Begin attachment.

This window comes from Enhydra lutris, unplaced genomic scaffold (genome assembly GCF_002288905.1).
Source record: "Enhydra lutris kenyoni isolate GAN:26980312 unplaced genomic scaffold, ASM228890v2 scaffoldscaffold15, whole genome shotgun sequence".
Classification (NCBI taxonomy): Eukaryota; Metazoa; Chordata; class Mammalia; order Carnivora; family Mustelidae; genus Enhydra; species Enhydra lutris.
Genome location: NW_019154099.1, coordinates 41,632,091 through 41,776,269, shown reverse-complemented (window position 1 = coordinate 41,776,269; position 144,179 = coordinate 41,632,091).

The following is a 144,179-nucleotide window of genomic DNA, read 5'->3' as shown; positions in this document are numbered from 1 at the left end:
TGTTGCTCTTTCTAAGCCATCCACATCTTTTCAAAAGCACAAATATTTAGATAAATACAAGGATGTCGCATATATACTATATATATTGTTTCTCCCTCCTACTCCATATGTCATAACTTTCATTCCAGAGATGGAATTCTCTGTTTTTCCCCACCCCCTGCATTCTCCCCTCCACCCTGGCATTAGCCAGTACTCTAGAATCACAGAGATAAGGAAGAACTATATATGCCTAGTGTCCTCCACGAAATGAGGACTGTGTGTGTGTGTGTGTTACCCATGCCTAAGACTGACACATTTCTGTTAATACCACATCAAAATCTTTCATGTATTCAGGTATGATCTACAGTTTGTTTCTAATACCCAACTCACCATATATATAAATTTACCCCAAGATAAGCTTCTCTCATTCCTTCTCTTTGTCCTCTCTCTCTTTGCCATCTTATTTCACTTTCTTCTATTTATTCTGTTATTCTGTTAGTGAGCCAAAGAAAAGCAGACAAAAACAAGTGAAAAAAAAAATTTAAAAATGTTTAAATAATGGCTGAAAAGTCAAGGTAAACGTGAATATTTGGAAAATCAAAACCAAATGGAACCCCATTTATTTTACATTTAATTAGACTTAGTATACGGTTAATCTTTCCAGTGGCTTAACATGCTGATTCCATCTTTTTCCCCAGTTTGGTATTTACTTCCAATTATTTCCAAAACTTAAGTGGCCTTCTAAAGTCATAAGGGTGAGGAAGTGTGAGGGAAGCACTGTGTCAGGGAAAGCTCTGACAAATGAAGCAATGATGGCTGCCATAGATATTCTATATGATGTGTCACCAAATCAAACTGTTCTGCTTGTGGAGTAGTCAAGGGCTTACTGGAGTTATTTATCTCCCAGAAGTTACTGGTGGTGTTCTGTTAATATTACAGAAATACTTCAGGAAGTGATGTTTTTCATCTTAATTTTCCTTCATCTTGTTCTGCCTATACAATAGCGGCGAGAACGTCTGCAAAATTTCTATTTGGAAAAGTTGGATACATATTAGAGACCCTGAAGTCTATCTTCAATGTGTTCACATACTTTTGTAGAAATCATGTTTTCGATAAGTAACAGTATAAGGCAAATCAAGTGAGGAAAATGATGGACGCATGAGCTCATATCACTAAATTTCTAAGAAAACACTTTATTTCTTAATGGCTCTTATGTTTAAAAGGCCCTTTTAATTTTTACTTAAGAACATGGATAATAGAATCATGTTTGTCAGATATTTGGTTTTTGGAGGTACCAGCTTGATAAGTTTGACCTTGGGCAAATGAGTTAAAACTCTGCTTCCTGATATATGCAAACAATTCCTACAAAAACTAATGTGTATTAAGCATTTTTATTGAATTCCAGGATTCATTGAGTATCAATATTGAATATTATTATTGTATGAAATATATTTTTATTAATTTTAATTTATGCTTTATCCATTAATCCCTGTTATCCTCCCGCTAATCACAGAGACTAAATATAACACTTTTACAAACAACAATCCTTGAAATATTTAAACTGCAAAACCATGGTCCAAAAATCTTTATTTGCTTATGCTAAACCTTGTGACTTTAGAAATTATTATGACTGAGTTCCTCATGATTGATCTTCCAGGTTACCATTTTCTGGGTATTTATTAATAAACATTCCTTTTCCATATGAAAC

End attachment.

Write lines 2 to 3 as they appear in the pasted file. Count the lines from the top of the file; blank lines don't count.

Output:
Source record: "Enhydra lutris kenyoni isolate GAN:26980312 unplaced genomic scaffold, ASM228890v2 scaffoldscaffold15, whole genome shotgun sequence".
Classification (NCBI taxonomy): Eukaryota; Metazoa; Chordata; class Mammalia; order Carnivora; family Mustelidae; genus Enhydra; species Enhydra lutris.